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Activists say gay-marriage wouldn’t hurt anyone. Are they right? June 14, 2006

Posted by papundit in Uncategorized.
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Gay-marriage proponents have successfully framed the debate over gay marriage as one of acceptance and civil rights. Opponents of gay marriage are portrayed in the media as intolerant or even as political opportunists. Even private citizens can face severe backlash for supporting candidates who favor a gay-marriage ban. In Philadelphia, the owner of the 12th Street Gym had to sell his interest in the business after gay activists targeted him for donating money to Rick Santorum’s campaign.

Senator Santorum is particularly demonized by gay-marriage activists, who have launched an aggressive internet campaign to define his last name as a dirty word. Conservatives need to do a better job articulating why they oppose gay marriage if they don’t want the media and activists to do it for them. Although the Senate rejected a proposed amendment to the Constitution that would have defined marriage as strictly between a man and a woman, 49 senators voted in favor of the amendment last week— including Rick Santorum. Senator Santorum, as quoted in a local newspaper, said that “religious liberty… is under incredible assault as a result of these court decisions on the issue of marriage.”

Many Republicans I know cringe when they read quotes like that from Senator Santorum and other social conservatives because they know how the media will spin them. According to a recent ABC poll, 58% of Americans believe gay marriage should be illegal. I do not believe that means that 58% of Americans hate gay people even though the media may choose to portray the issue as one of intolerance.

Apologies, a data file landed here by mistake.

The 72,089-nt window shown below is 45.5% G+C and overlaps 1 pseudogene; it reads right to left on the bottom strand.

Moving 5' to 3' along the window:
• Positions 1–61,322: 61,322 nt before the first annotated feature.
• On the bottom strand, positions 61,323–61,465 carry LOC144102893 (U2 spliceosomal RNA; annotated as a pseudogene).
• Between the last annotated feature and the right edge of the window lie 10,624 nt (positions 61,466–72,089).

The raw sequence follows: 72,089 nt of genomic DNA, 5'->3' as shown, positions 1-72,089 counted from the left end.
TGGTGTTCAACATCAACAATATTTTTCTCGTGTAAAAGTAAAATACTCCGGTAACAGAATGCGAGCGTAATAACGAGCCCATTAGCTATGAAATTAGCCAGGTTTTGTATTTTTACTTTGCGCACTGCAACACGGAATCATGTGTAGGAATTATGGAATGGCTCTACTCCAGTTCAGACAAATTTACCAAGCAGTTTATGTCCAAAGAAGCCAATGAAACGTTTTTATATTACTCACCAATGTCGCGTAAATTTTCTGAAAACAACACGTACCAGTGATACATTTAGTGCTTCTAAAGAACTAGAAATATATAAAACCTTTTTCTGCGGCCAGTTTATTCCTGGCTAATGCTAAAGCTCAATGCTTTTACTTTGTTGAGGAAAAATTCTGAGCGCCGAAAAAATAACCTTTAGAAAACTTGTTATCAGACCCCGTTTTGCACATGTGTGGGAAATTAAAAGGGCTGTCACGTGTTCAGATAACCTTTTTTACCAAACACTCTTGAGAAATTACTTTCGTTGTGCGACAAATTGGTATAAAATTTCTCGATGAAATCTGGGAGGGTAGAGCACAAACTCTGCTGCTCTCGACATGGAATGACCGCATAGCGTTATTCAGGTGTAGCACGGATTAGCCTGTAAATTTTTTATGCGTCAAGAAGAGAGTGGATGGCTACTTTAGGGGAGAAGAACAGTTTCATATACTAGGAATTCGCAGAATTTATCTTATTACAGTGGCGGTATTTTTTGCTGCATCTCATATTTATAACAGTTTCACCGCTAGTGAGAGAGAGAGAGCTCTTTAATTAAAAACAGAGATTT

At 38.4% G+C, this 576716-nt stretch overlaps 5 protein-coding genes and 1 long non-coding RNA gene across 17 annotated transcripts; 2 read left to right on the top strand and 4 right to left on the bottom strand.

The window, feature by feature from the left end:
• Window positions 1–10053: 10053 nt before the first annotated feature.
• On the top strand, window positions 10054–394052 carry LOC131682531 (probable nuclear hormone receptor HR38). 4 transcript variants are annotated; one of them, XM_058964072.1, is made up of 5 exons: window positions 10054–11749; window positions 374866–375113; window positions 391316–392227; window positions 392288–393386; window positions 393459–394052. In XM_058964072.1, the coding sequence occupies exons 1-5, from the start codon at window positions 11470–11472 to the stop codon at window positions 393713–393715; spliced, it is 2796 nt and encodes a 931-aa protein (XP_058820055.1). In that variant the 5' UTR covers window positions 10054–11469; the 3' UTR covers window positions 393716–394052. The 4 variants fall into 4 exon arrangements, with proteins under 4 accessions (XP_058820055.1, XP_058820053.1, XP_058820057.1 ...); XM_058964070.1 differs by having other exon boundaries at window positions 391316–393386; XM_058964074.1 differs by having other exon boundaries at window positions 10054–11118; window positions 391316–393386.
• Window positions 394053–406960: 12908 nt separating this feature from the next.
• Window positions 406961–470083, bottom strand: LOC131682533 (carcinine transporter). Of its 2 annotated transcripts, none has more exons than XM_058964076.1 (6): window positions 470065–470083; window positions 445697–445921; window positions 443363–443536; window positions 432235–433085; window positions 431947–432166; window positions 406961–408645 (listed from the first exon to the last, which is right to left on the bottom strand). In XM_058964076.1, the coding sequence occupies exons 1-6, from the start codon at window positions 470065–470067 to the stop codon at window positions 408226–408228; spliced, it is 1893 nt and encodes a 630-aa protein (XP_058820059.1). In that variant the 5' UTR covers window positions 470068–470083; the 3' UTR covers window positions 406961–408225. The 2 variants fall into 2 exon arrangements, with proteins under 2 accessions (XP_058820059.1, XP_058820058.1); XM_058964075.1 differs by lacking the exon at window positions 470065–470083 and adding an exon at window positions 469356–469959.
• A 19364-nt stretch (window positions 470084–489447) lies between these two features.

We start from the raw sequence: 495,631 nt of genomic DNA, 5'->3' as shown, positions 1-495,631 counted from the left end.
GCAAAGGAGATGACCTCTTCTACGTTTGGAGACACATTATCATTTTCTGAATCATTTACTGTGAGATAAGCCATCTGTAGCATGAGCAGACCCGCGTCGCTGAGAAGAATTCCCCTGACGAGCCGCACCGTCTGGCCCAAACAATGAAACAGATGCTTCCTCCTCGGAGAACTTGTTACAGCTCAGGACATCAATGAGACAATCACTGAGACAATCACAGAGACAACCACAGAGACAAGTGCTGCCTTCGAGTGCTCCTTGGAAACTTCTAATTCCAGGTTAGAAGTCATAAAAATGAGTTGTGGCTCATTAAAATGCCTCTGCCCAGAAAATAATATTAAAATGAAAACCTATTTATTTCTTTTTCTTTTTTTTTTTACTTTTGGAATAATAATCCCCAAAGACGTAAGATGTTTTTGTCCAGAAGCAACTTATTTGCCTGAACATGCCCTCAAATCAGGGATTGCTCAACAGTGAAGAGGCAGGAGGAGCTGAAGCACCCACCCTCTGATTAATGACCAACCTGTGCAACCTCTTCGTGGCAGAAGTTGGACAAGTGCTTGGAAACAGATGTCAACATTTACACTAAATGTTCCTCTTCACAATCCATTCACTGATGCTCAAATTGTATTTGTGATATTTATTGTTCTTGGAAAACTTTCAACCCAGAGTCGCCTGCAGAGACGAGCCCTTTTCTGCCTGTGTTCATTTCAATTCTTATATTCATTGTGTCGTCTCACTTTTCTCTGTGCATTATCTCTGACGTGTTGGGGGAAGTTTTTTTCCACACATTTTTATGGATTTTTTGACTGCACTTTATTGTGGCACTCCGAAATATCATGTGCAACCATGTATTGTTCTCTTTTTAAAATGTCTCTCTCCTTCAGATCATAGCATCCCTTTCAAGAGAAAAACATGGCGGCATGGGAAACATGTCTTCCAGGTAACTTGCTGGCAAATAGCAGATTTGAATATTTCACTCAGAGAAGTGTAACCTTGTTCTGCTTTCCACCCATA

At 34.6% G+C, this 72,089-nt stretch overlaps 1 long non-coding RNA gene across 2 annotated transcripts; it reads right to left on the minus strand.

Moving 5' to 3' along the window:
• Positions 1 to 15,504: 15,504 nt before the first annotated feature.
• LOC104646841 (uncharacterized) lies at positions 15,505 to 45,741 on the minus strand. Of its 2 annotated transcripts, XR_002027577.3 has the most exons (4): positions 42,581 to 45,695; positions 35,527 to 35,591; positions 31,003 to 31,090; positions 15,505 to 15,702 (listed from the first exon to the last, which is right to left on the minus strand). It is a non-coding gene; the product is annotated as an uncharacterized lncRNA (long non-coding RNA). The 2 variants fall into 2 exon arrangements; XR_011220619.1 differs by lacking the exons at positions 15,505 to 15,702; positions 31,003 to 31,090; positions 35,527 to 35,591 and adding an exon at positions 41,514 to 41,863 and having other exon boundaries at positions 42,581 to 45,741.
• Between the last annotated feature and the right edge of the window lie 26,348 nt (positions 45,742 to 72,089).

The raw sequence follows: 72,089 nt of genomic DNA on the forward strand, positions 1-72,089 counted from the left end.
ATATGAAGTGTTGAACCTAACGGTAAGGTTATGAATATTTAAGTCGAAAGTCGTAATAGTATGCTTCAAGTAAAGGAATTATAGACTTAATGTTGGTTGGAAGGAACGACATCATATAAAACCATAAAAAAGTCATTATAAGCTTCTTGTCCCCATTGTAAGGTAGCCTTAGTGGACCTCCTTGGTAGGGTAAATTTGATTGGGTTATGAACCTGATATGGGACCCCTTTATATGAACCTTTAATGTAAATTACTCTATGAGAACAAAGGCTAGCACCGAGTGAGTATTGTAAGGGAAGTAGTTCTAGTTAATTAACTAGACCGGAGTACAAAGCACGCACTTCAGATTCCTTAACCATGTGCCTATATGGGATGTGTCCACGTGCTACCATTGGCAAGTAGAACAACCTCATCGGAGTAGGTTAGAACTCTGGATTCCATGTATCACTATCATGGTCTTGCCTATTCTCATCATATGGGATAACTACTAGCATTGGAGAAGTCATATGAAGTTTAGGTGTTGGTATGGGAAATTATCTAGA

Political analysts frequently observe that many Northeastern Republicans aren’t passionate advocates of the gay marriage ban, but I think they misdiagnose the reasons why. For example, an article on the Philadelphia Inquirer’s blog declared that the gay-marriage amendment failed despite the poll numbers because “The Northeastern brand of Republican does not share the religious right’s passion for using the federal government to regulate morality.”

It’s unfair to describe the amendment as an attempt to regulate morality. According to a recent ABC poll quoted by The Philadelphia Inquirer, “42 percent believe that the Constitution should be amended to ban” gay marriage. I don’t think that 42% of the public wants the government regulating morality— rather they do not want judicial activists deciding the issue and imposing their version of morality on the people.

I’ll confess that discussions about gay marriage bans have always made me uneasy. Articles about the struggles of gay couples generate sympathy, and I’m not unmoved by them on an emotional level. Some dear friends of mine are gay, and I try my best to treat them as I would want to be treated— with kindness. I accept them and do not criticize their beliefs, and I ask that they accept me and refrain from criticizing my Catholic religion or my political beliefs. (There were some heated arguments about the 2004 elections, but this arrangement works most of the time.) So it came as a surprise to them that I object to efforts by judicial activists to legalize gay marriage. After all, they didn’t think I was “one of those bigots.”

The most frequent comment I hear on the gay marriage issue is that gay marriage doesn’t hurt anyone. I don’t want to get involved in a debate on whether gay marriage hurts anyone, but I do believe that gay marriage imposed by the judiciary could impact religious liberty in the U.S. and hurt churches.

If this sounds odd to you, please read this article by Douglas Kmiec in the Chicago Tribune- “If Gays Marry, Churches Could Suffer.” Kmiec, a professor of Constitutional law, believes that a consequence of judicial approval of same-sex marriage “will be a push to demonize–and then punish–faith communities that refuse to bless homosexual unions.” He explains how churches “can be made the collateral casualties of the same-sex marriage campaign” (my bolds inline):